Investing With Nickels and Dimes

Earl Crawley, 69, better known as Mr. Earl, earns $20,000 a year as a parking-lot attendant. But he has amassed a stock portfolio worth more than $500,000.

How did you get started investing?

Soon after I started working for Mercantile Bank in Baltimore 44 years ago, one of the bankers took me aside and told me I didn't have enough education to go very far at the bank. He suggested I invest in stocks.

Where did you get the money?

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I did it with good old-fashioned nickels and dimes. My mother taught me how to budget, which made me appreciate how a little money can grow. I saved what I could from odd jobs, such as lawn-cutting and window-washing, that I did in addition to my day job. I used that money to buy one share of IBM stock back in 1981.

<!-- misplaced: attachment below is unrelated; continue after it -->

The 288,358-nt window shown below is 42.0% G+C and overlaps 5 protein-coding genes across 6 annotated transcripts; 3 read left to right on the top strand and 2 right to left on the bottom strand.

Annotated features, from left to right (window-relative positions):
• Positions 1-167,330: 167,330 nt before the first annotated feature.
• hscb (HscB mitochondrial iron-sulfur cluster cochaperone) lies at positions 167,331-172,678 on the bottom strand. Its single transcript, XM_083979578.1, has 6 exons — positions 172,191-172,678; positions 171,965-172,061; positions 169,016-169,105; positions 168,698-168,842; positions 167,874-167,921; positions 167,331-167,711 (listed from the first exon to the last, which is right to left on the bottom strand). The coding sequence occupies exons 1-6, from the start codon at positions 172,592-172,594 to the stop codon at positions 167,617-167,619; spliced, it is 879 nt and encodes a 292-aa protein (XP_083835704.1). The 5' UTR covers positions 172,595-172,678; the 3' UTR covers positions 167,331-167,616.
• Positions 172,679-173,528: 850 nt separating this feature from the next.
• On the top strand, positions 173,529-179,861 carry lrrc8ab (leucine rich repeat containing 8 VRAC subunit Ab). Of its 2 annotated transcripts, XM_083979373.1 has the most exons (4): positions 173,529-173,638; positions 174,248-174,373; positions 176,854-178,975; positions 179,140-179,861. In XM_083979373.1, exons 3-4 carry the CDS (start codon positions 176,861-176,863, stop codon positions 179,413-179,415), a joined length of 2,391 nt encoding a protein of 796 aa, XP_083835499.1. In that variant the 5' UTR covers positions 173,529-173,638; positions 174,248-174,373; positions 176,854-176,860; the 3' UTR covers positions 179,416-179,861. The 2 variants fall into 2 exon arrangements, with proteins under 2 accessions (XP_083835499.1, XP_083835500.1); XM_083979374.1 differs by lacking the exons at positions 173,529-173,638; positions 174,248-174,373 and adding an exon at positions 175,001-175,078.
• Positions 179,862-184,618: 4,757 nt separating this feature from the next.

How did you learn how to invest?

I really didn't know enough to be scared. In school I was considered a slow learner -- dyslexic, it's called now. My true gift from God is my ability to listen, and that's how I'm able to ask questions and use tips from the brokers, financial planners and bank customers I see every day.

Do you have a formula for picking stocks?

When I first started out, I had to be conservative and take my time because I couldn't afford to lose money. Now I look for companies with stability that pay dividends. I read the stock pages but don't claim to know everything about them. I have a broker, but many times I'll go where my spirit leads me.

Any stocks you're excited about now?

I've been buying shares of ExxonMobil.

We've heard that you're helping others invest.

I started an investment club at my church. And I've been coaching a couple of young men, such as bar-and-grill cook Antawn Davenport and Dana Mouse Smith, who toured with the late rapper Tupac Shakur. They can help spread the message that people can do whatever they set their minds to do.

Crawley is featured in the current season of the PBS TV show "MoneyTrack." Watch the video (opens in new tab).

-- Interview by David Benjamin